A strong trough of low pressure and an associated cold front will move through Central Alabama on Wednesday that will bring a chance of strong to severe storms to the area at what looks like at this point in two waves.
We’ll have the first wave of storms moving into and through the area during the morning hours that will be in a weakening trend, but a strong storm with gusty winds or small hail cannot be ruled out. This first round looks to come to an end just after sunrise.
The potential for a second round of strong to severe storms looks to be conditional at this point because of where the atmosphere destabilizes during the main heating of the day and where a boundary between stable and unstable air materializes. At this point, it looks like that may form along or just south of the I-59 corridor.
Cold air aloft along with instability values rising up into the 1000-2000 J/kg range shows that thunderstorm development will be possible. Dewpoints will be in the lower to mid-60s across the area and shear will be around 40-50 knots. Systems that have a cold westerly flow up at 18,000 feet are usually decent severe storm producers. For now, the main threats will be from damaging winds and large hail. We’ll also have a very small threat of a brief tornado or two, but overall chances for a tornado is not likely.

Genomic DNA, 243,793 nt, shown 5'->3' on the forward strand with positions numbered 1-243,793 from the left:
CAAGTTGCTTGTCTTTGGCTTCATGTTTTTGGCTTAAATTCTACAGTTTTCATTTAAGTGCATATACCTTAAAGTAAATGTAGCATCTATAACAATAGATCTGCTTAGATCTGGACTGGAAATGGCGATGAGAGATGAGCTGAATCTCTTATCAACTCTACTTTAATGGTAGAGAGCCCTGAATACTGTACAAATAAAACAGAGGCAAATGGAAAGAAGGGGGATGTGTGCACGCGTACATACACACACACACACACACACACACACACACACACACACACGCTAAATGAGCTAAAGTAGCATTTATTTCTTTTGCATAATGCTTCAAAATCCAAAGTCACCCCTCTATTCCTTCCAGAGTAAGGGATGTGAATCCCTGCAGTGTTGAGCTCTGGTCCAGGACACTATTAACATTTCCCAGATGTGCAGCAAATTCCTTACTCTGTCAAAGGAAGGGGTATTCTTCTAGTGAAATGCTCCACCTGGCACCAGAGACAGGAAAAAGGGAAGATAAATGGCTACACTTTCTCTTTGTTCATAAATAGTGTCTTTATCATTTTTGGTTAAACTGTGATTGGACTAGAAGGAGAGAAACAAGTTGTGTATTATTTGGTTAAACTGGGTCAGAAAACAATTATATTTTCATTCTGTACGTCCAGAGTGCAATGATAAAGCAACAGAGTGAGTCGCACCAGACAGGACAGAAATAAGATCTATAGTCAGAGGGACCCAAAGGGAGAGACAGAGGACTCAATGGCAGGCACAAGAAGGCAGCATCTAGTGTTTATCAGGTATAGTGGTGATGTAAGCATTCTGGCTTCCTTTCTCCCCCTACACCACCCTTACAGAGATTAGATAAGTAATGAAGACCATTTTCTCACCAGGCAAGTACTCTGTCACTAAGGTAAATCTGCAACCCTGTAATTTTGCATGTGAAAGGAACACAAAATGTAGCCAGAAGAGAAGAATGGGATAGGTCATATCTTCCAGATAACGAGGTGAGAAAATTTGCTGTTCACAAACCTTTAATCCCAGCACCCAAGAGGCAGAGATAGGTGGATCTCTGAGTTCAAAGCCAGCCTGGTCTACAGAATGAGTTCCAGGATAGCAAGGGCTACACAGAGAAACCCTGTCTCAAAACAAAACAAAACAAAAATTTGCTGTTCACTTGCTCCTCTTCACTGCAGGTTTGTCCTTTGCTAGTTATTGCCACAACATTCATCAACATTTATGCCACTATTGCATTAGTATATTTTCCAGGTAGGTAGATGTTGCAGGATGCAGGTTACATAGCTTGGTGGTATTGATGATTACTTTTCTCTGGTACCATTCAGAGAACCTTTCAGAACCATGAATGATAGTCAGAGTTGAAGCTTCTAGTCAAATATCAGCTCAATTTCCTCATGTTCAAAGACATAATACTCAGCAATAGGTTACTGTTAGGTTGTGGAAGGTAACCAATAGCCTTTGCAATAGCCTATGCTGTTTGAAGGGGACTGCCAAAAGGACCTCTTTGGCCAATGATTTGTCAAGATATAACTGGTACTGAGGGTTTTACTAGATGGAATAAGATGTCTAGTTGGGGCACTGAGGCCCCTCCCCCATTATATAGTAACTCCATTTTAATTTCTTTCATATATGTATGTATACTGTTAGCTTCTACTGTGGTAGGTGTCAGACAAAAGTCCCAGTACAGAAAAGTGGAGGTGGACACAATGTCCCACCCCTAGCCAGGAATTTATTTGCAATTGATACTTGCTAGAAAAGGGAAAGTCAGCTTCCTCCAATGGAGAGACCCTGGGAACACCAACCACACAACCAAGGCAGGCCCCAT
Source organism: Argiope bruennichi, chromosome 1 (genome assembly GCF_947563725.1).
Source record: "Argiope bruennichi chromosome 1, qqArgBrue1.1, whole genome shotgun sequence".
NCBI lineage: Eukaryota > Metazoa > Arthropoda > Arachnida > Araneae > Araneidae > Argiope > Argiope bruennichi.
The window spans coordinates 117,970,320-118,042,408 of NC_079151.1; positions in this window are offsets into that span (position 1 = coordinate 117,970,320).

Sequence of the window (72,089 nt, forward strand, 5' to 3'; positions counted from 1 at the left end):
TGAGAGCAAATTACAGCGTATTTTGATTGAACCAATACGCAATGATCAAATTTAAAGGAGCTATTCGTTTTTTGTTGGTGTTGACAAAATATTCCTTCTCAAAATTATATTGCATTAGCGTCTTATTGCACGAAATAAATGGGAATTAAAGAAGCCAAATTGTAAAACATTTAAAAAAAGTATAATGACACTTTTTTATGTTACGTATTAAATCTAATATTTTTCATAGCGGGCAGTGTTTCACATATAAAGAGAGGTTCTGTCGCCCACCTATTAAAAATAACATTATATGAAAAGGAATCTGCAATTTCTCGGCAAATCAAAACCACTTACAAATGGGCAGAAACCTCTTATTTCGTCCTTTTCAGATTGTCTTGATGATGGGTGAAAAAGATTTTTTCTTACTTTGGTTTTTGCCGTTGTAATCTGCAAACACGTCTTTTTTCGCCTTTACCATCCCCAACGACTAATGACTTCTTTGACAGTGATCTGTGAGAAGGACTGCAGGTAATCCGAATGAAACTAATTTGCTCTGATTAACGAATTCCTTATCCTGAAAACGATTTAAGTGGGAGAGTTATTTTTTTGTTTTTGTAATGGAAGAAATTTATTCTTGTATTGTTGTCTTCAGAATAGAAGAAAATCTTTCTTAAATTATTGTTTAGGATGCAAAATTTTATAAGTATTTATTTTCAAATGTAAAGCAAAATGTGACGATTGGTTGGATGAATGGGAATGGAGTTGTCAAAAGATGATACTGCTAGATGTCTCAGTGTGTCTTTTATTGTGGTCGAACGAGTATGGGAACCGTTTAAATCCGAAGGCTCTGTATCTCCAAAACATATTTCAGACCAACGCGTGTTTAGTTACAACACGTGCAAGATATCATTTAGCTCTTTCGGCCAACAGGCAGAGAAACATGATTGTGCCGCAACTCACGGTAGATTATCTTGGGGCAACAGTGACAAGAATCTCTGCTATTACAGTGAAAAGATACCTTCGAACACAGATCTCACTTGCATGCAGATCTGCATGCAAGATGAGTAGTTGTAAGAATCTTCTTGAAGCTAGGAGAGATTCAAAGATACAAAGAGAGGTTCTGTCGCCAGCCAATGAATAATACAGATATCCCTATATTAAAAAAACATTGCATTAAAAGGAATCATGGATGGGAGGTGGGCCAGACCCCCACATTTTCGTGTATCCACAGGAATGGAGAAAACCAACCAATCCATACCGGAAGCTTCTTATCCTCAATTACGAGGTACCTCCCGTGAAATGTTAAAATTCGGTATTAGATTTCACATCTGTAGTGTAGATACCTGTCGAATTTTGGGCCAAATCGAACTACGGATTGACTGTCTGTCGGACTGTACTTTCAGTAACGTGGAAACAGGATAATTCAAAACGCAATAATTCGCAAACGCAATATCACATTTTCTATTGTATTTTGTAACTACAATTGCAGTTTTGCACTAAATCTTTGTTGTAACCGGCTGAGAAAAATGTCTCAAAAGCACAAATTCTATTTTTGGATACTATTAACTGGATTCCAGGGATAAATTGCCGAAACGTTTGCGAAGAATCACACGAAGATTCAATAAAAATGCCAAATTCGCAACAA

As of now, this is a low-confidence forecast. We’ll get a better picture of what to expect as the higher-resolution convection-allowing models come into focus at 60 hours away from the event. While this does not appear to be a major severe weather threat, always be prepared. We have seen over the past few weeks that damaging straight-line winds from severe thunderstorms will cause as much damage on a larger scale as an EF-1 tornado. With the soils remaining relatively saturated from the past few systems, trees will be a little easier to be blown over by strong winds.